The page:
By making sure that you do all those things, you suffering from diabetes should not be synonymous to you also suffering from gum disease.

If you’re have diabetes and would like more information on periodontal disease, contact Dr. Bartz at 708-430-4440 or visit our website at to learn more.

Dr. Bartz proudly welcomes patients from Chicago, Orland Park, Burbank and Palos Hills.

Interesting Facts About Your Toothbrush

While we’ve all heard about how important brushing and taking care of our teeth is, most of us know so little about the little instrument we use to do so – the toothbrush.

For starters, did you know that the toothbrush wasn’t invented by a dentist, nor a medical professional, but rather an entrepreneur who was also an inmate who came up with it out of boredom. Who knew, right?

Now, if you think that’s interesting, wait till you read about these other interesting facts about your little ol’ toothbrush.

  • It’s been shown that the average American will have spent more than a thousand hours, or a day or two north of 38 days brushing their teeth by the time they die. While a surprising number, dentists believe that the average number is a couple of days short as it should be around 122 days.


  • Speaking of time spent brushing teeth, the average person usually spends 48 seconds a day brushing their teeth. That’s more than a minute short of the 2 or 3 minutes that dentists recommend.


  • Back in the 1800s, toothbrush bristles were made from the hair of cows. That’s a far cry from the nylon bristles used in toothbrush bristles today.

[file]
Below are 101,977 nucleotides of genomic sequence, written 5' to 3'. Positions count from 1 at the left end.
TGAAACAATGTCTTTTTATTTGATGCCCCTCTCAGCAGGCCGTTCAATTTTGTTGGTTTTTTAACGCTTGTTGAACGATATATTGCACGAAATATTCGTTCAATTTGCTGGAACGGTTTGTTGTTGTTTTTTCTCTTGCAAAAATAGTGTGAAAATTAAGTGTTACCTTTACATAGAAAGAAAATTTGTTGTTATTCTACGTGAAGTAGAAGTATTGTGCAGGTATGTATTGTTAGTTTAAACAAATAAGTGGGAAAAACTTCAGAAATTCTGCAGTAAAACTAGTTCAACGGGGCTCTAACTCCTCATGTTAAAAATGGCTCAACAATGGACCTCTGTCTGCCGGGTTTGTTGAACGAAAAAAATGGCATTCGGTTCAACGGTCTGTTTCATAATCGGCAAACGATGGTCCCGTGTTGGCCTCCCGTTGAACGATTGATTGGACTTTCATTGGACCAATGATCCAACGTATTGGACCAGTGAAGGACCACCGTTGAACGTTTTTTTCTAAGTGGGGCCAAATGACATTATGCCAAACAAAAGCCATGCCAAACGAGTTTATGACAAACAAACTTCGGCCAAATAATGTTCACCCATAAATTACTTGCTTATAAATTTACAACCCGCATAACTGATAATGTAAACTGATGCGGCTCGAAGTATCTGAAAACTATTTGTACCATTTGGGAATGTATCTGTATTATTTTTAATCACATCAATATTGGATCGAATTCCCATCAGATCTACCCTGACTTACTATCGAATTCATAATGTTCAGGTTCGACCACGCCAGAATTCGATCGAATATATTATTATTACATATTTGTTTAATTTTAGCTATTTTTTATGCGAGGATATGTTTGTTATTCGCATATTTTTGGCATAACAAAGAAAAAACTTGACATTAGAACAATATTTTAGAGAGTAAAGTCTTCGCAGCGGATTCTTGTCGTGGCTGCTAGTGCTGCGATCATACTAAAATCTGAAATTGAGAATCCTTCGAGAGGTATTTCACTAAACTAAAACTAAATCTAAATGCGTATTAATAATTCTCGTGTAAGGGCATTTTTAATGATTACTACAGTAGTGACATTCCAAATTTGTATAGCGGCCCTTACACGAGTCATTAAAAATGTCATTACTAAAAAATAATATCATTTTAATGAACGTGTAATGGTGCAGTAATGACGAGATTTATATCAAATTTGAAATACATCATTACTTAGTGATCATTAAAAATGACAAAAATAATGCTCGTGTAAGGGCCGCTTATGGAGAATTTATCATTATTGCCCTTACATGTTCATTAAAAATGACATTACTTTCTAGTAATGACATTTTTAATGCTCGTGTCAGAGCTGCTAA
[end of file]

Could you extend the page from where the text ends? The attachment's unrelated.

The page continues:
• On average, the typical toothbrush will contain around 2,500 bristles.


  • Placing a cap on your toothbrush is actually counterintuitive. This is because the moist environment created by placing a cap promotes the growth of bacteria.


  • The first toothbrush can be traced back either to 1498 or in 1780. Though, most experts believe that the first toothbrush with bristles made in China in 1948 using hair from various animals such as hogs, horses and badgers was far too primitive to be considered as a modern. Hence, many agree that the toothbrush made in 1780, by a guy named William Addis due to his boredom in prison, using a bone and bristles from a stationed guard is widely considered as the first modern toothbrush. The fact that Addis eventually made a fortune mass producing his invention further proves that statement.


  • In America alone, Americans are believed to throw away 25,000 tons of toothbrushes every year. This has led manufacturers to try and minimize the waste by selling toothbrushes made out of recyclable plastic. Other manufacturers have also begun to manufacture toothbrushes with replaceable heads, so only the bristles are thrown away when the time comes.


  • Despite how “little” time people devote to brushing their teeth when you go by what’s recommended, a survey back in 2003 showed that the toothbrush was the #1 thing people couldn’t live without. Though, with the advent of smartphones and the fact that more people these days own or use a smartphone than they do a toothbrush, the 2003 survey could use a little updating.

Now that you’re so great with all these facts about your toothbrush, why don’t you go out and share these with your friends and family?

Of course, in line with tooth brush, you shouldn’t forget to brush your teeth twice a day, floss at least once and gargle with mouthwash to prevent bacteria and plaque build-up. Also, make sure that you don’t forget to schedule a regular check-up and cleaning with your favourite dentist!

If you would like to schedule a teeth cleaning or checkup, contact Bartz and Bartz Dental at 708-430-4440 or visit our website at to learn more about Bartz and Bartz Dental and our team.